I had come to Switzerland to find some measure of quiet—a quality in easy supply in October, when I was there, during what may be the globe’s best off-season: Though it snowed the morning I arrived in Greich, most days were sunny and cloudless and warm. Riederalp’s claim to fame, at least in the non-skiing months, is its proximity to the Aletsch Glacier, a 14-mile ribbon of snow and ice that flows beneath Jungfrau and Eiger, the summits of which were just barely visible if I, in Riederalp looked north; if I turned south, toward the Pennines, I would instead see Matterhorn, nearly 30 miles south. From the low peak of Riederalp I could hike along the ridge above the glacier to Bettmeralp and Fiescheralp. Though this route was warningly posted in red-and-white on the ubiquitous yellow “wanderweg” trail markers, the main path was wide and easy and much easier to navigate than those further down the mountain, which ran along slopes so vertical that in spots it was impossible to fully extend out an arm on the mountainside before hitting earth. On the wide path above, hikers walked in shorts and sunglasses, under china-blue skies instead of forest canopy.

1. The 15th-century town of Epesses, seen above Lake Geneva, is one of the region's wine-making centres.
2. Bettmersee, the lake, sits above the Alpine skiing village of Bettmeralp, visible at the right.
3. One of the swimming areas in the Bergoase Spa at Tschuggen Grand Hotel in Arosa.
4. Kitchener, a men's and women's boutique in Zurich’s Viadukt development, has the city’s best array of international brands, including A.P.C., Bobo Choses, Deux Souliers, and Petit Bateau.

Walking up to 10 miles each morning was one part of my DIY spa mission. The other part was swimming as much as possible. Since Roman times, people have been traveling to the thermal baths at Leukerbad, a 1,000-year-old town, also in Valas. One of the most popular today is at the Lindner Alpentherme, a two-hour trip (two trains and a bus) from Greich, or a crow’s flight of just 19 miles, over the impassable Alps. It’s unlike any spa I have ever visited. One level holds an indoor pool, with thermal water heated to around 100 degrees Fahrenheit; it connects, through a plastic curtain, to an outdoor section, which offers submerged lounge chairs and spouts of bubbles, along with views of the mountains above. The atmosphere in the outdoor pool is more late-night disco than children’s play yard, as it is inside, and many of the couples swimming around me—more than the sum total of all the couples in America making out in pools at that precise moment—cared little about privacy.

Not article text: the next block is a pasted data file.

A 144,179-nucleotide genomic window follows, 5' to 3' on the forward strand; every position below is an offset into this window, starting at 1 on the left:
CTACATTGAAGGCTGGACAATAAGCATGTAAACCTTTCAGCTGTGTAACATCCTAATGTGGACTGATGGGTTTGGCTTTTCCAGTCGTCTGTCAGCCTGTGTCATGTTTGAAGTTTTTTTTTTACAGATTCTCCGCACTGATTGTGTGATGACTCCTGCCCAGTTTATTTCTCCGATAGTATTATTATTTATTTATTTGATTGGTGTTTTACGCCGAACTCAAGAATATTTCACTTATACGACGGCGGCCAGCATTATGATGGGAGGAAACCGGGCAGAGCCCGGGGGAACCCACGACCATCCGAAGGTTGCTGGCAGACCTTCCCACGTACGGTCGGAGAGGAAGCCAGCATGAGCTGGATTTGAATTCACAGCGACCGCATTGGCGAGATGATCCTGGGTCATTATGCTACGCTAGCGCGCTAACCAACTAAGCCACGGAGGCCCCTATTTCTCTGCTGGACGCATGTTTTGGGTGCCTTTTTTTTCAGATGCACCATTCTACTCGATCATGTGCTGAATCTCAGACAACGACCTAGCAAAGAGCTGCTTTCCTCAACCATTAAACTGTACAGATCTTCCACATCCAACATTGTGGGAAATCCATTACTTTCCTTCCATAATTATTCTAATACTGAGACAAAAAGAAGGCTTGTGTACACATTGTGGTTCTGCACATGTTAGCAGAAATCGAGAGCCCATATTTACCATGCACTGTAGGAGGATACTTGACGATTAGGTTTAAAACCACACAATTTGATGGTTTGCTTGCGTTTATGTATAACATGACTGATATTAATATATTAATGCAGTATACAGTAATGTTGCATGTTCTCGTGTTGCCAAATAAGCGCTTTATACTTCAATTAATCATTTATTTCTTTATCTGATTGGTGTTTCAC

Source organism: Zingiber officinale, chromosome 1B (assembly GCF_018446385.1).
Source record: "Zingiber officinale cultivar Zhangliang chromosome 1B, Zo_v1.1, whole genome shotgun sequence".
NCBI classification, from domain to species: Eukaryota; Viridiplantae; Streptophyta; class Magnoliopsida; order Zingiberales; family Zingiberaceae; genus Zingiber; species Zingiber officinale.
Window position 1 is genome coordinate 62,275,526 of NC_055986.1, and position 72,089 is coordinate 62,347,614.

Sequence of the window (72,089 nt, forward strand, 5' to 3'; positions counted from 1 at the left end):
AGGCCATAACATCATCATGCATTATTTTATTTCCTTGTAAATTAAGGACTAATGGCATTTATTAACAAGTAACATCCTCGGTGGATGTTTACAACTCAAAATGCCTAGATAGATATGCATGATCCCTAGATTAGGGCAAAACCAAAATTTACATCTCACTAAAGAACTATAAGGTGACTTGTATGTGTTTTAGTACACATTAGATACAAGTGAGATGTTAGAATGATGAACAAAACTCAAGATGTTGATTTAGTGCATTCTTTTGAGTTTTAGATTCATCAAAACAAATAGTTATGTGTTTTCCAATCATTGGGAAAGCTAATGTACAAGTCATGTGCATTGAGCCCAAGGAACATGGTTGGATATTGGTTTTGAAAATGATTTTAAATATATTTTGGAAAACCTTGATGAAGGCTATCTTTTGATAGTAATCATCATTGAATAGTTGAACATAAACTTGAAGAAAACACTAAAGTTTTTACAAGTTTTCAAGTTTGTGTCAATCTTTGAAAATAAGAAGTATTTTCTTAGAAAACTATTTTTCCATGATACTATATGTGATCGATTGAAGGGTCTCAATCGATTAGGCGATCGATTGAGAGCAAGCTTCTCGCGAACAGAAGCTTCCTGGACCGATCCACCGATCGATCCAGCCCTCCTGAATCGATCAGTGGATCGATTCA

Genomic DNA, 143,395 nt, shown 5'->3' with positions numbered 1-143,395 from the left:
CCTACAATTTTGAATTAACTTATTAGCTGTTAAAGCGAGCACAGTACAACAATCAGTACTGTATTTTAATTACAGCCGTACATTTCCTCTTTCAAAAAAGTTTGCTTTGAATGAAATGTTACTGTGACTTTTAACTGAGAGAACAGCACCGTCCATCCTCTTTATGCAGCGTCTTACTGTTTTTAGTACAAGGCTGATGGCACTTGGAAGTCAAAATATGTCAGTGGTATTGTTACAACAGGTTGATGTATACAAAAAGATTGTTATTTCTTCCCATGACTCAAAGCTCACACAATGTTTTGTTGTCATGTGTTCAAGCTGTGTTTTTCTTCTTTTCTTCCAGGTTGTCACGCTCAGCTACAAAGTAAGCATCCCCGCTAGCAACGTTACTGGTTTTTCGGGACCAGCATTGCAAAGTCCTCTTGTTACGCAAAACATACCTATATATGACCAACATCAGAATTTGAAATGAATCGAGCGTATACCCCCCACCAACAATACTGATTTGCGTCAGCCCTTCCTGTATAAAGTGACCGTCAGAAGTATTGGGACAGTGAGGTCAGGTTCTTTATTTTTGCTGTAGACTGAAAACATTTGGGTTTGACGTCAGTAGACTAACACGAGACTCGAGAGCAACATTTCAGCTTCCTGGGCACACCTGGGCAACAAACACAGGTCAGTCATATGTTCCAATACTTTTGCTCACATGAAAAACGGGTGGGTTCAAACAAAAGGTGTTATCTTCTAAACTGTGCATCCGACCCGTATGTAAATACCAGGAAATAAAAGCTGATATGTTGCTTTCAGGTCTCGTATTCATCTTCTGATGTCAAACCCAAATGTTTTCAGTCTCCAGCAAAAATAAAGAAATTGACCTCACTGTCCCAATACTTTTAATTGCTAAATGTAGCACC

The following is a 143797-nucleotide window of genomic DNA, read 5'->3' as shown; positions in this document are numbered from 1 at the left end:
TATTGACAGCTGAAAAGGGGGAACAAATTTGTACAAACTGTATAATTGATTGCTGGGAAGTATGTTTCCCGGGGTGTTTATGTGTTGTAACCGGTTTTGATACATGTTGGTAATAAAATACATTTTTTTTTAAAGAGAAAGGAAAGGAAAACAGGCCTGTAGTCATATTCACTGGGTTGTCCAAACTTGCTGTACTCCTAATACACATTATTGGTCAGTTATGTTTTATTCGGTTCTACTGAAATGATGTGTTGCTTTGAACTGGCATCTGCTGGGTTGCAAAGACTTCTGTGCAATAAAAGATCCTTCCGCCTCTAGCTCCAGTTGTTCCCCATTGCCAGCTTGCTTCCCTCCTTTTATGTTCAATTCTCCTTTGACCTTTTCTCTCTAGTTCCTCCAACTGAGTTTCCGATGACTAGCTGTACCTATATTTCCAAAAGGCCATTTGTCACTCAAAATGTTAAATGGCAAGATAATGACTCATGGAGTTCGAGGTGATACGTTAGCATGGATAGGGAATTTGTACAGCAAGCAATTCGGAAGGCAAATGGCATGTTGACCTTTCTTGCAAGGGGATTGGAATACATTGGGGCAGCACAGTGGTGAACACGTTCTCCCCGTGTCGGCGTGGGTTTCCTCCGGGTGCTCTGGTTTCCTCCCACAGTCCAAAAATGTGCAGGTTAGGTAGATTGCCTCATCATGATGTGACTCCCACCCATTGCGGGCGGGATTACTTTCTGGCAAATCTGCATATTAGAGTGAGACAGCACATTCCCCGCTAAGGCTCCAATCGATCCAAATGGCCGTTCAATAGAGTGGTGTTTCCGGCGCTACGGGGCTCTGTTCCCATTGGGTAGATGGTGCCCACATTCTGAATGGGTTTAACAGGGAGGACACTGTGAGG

Having reached my fill of PDA, I went to the lower level, the real reason I had come: the “sauna village,” with a dozen saunas and cold baths, each built into wooden buildings meant to fill out the titular village. It was not “clothing optional” but “no-clothing mandatory,” a fact I didn’t entirely believe until I got there and immediately viewed a lifetime’s worth of naked Swiss men. Half the crowd looked like the sort of professors who dated their TAs; the other half was younger, and mostly hid behind towels. For sauna lovers, like me, it was heaven, despite all the naked older men, who could easily be avoided with a bit of planning. One hut rotated scents on the hour, and when I entered, it smelled like the inside of a Starbucks, thanks to the coffee scrub everyone was slathering on their arms. I watched a dozen or so people alternate between the Swiss chalet (housing the Finnish sauna), stone mill (with a cooler stone sauna), barn (where the coffee scrub was distributed) and, of course, an actual bar, where naked spa-goers watched soccer on a television while drinking Fantas and beer. My favorite place was a small sundeck, and it was on my way there that I saw the illustrated sign that perfectly summed up my happy dislocation of being in Switzerland: a naked, voluptuous woman with wild hair, a trim waist, legs almost pornographically drawn apart as she sat on a small bench, with an angry red line drawn across her. The next image was the same, except that she was sitting on a small red towel. That was OK. Then I knew where the Swiss drew their line.